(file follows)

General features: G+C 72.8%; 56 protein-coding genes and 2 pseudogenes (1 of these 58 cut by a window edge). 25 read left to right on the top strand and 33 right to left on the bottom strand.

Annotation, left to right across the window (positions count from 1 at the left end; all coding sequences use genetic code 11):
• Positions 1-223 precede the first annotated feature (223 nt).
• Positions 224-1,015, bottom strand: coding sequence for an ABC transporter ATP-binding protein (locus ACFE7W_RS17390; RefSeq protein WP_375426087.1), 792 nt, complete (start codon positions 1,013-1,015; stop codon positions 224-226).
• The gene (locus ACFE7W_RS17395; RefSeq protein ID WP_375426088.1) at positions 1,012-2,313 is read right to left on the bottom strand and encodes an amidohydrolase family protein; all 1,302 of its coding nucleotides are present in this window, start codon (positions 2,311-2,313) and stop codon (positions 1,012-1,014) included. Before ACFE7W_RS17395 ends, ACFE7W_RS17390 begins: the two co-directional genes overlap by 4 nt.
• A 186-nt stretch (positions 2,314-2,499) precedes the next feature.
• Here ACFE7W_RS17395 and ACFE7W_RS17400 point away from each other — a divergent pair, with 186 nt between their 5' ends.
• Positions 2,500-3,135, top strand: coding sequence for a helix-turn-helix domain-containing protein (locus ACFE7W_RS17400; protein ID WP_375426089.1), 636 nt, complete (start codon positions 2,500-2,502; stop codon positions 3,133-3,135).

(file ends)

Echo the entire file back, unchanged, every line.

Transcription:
General features: G+C 72.8%; 56 protein-coding genes and 2 pseudogenes (1 of these 58 cut by a window edge). 25 read left to right on the top strand and 33 right to left on the bottom strand.

Annotation, left to right across the window (positions count from 1 at the left end; all coding sequences use genetic code 11):
• Positions 1-223 precede the first annotated feature (223 nt).
• Positions 224-1,015, bottom strand: coding sequence for an ABC transporter ATP-binding protein (locus ACFE7W_RS17390; RefSeq protein WP_375426087.1), 792 nt, complete (start codon positions 1,013-1,015; stop codon positions 224-226).
• The gene (locus ACFE7W_RS17395; RefSeq protein ID WP_375426088.1) at positions 1,012-2,313 is read right to left on the bottom strand and encodes an amidohydrolase family protein; all 1,302 of its coding nucleotides are present in this window, start codon (positions 2,311-2,313) and stop codon (positions 1,012-1,014) included. Before ACFE7W_RS17395 ends, ACFE7W_RS17390 begins: the two co-directional genes overlap by 4 nt.
• A 186-nt stretch (positions 2,314-2,499) precedes the next feature.
• Here ACFE7W_RS17395 and ACFE7W_RS17400 point away from each other — a divergent pair, with 186 nt between their 5' ends.
• Positions 2,500-3,135, top strand: coding sequence for a helix-turn-helix domain-containing protein (locus ACFE7W_RS17400; protein ID WP_375426089.1), 636 nt, complete (start codon positions 2,500-2,502; stop codon positions 3,133-3,135).